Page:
Jessy Grizzle has been named the Elmer G. Gilbert Distinguished University Professor of Engineering. Prof. Grizzle is also the Jerry W. and Carol L. Levin Professor of Engineering, professor of EECS, and professor of mechanical engineering.
Distinguished University Professorships, established in 1947, recognize full or associate professors for exceptional scholarly or creative achievement, national and international reputation, and superior teaching skills. Faculty are given the opportunity to determine the name of the professorship.
“One of the reasons I’m excited to receive this award,” said Prof. Grizzle, “is the ability to honor the career of Elmer G. Gilbert. He was a true pioneer – both as a researcher in the area of Control and as an entrepreneur, founding the successful company Applied Dynamics (now Applied Dynamics International) more than 50 years ago.”
Prof. Grizzle is an internationally renowned researcher in the area of control systems. He has received significant accolades both professionally and in the popular press for his work in the area of bipedal robots. He shares his excitement for the field with local K12 children, who get turned on to science and engineering after visiting his lab. [Visit Jessy’s Dynamic Leg Locomotion YouTube Page]
According to David C. Munson, Jr., Dean of the College of Engineering, “It is not often that the work of a superb scholar is such that it can be displayed for the world to see. Jessy’s innovative theoretical concepts, together with his technological developments in the form of bipedal robots, represent a major breakthrough in the field of robotics. Jessy’s research will have major ramifications in many fields from mobile assistance in the household to medical rehabilitation and prosthetics.”
Prior to his application of nonlinear control theory to robotics, Jessy made important contributions to the design of environmentally friendly powertrains, working in collaboration with Professors Sun (NAME), Kolmanovsky (Aero), Stefanopoulou (ME), and Cook (ECE), resulting in 16 patents. More recently, he turned his attention to hybrid electric vehicles (HEVs), teaming with Professor Peng (ME) to design a power management control strategy for hybrid electric trucks that was adopted by Eaton in a nation-wide design competition. His invisible algorithms are now part of the HEV technology used in Federal Express trucks.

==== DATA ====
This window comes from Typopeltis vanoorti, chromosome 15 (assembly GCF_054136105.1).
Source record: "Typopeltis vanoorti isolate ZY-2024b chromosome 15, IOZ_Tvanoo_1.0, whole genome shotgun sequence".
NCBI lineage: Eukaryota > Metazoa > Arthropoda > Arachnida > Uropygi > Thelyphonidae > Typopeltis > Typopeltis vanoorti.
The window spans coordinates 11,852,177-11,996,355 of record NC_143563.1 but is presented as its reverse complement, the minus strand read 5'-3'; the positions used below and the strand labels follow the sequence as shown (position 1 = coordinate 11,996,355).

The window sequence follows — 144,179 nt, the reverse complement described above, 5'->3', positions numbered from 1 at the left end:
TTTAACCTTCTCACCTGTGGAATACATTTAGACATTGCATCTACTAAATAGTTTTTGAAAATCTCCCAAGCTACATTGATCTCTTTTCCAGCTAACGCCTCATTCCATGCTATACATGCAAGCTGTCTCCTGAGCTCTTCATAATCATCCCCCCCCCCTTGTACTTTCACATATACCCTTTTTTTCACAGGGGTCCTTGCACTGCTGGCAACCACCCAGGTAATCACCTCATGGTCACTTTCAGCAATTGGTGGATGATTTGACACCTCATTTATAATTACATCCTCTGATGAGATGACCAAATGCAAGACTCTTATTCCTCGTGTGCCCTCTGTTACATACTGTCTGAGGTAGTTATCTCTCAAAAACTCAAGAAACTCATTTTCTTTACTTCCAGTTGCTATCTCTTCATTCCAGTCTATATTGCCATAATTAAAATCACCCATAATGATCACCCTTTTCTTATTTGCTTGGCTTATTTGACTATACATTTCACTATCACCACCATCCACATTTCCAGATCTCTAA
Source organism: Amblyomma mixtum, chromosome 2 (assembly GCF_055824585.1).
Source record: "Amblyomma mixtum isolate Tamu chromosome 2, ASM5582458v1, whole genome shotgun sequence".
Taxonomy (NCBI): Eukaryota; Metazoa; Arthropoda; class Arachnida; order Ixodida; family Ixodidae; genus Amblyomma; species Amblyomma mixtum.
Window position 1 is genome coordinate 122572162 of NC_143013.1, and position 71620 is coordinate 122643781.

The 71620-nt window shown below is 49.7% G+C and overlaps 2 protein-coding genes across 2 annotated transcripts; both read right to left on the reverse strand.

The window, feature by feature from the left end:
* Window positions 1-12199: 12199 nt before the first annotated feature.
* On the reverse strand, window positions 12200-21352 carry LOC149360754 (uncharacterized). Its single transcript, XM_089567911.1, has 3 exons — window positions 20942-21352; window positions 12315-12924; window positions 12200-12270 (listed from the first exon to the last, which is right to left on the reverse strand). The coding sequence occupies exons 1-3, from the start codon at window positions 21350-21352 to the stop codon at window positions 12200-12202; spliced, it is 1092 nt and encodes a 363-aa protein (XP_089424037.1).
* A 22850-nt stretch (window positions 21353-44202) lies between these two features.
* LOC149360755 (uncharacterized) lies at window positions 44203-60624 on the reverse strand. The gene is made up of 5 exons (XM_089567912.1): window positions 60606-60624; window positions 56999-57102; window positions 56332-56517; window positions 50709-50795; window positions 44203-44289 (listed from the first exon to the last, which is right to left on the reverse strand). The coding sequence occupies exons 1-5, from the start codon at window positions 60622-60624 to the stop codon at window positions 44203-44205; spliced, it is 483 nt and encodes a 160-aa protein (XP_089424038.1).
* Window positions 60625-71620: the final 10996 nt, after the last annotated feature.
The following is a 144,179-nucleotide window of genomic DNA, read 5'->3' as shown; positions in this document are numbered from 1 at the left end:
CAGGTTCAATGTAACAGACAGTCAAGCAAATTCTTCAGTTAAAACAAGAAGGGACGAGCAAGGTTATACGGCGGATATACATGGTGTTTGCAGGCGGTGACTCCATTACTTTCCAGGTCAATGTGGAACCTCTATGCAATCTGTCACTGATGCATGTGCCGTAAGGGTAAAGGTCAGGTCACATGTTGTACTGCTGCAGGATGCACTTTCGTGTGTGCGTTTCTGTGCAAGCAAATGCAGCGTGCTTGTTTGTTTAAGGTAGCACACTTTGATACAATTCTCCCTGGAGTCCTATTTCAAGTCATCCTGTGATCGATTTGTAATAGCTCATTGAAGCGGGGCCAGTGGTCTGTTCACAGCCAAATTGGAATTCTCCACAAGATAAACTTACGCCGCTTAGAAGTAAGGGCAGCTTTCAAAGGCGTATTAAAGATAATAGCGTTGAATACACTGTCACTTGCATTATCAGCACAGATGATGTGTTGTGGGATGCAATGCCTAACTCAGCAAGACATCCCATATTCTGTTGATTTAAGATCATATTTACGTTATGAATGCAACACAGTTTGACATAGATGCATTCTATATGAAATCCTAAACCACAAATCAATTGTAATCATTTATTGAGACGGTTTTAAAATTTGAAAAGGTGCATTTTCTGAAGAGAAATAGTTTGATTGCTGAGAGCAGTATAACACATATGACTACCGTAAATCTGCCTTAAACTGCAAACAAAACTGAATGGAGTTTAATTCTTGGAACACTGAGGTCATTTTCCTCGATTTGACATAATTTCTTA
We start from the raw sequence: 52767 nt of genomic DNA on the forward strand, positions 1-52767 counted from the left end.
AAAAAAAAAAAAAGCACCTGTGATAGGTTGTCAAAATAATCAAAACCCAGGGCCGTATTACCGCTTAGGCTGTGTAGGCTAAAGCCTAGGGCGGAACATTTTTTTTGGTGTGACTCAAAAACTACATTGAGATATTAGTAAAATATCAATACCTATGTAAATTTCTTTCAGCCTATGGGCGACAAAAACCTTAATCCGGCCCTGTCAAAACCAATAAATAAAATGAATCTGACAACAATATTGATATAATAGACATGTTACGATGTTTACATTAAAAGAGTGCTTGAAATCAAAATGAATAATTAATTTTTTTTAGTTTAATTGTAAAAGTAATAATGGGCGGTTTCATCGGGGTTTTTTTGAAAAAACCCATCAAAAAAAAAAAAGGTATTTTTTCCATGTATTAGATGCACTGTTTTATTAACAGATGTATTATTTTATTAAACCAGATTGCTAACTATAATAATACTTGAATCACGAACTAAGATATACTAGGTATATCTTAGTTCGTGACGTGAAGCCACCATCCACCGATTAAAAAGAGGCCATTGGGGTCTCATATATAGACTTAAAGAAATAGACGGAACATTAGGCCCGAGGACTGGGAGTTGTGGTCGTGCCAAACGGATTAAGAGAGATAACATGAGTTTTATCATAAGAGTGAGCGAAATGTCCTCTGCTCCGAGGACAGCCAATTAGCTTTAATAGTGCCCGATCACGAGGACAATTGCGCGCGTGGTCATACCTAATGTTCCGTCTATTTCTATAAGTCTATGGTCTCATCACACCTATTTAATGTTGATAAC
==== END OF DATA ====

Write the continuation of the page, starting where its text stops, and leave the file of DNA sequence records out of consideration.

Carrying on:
Prof. Grizzle is also a gifted educator, making him a favorite teacher among students in the department, both undergraduate and graduate. The appreciation goes two ways. “Everything good that happens to me is because of these fantastic students who come to the University of Michigan,” Jessy said. “My graduate students do their 5 years of hard deep work contributing to research and technology that is often only recognized years later. I accept this honor on their behalf.”
Prof. Grizzle was named to the Scientific American Top 50 Technologists of 2006 for his work with the robot RABBIT, and received a Popular Mechanic’s Breakthrough award for his work with MABEL. He received the IEEE Control Systems Technology Award for the development of fuel-efficient and environmentally friendly automotive powertrains, the George S Axelby Outstanding Paper Award from the IEEE Transactions on Automatic Control for his very first paper on the feedback control of bipedal locomotion, and the Ford Innovation Award. He was awarded the IEEE Control Systems Society Bode Prize in 2012.
At Michigan, he received the College of Engineering Atwood Award (highest faculty achievement award within the College), the University of Michigan Distinguished Faculty Achievement Award, the U-M Henry Russel Award (for distinguished scholarship and teaching), and the Eta Kappa Nu Best Professor Award.
Prof. Grizzle is coauthor of the book, Feedback Control of Dynamic Bipedal Robot Locomotion. He is a Fellow of IEEE and of the International Federation of Automatic Control (IFAC).
Elmer G. Gilbert earned his B.S.E. and M.S.E. degree in electrical engineering and Ph.D. in instrumentation engineering in 1952, 1953, and 1957, respectively, from the University of Michigan. He stayed at Michigan, becoming a faculty member in the department of Aerospace Engineering.
He was a leader in the development of new theory and applications in the area of control systems, moving frequently between mathematical system theory and hardware. In control theory, he is well known for the “Gilbert realization,” still a standard topic in systems textbooks, and developed the foundational results for control over a moving horizon, which underlies model predictive control (MPC). On the hardware side, he was a key member of the design group responsible for the conception and development of analog hybrid computer systems, and an inventor of high performance computer devices.
Prof. Gilbert is a member of the National Academy of Engineering, and received prestigious awards in the area of Control, including the Richard E. Bellman Control Heritage Award, and the IEEE Control Systems Award. He co-founded Applied Dynamics in 1957, and holds 9 patents in simulation and control technology.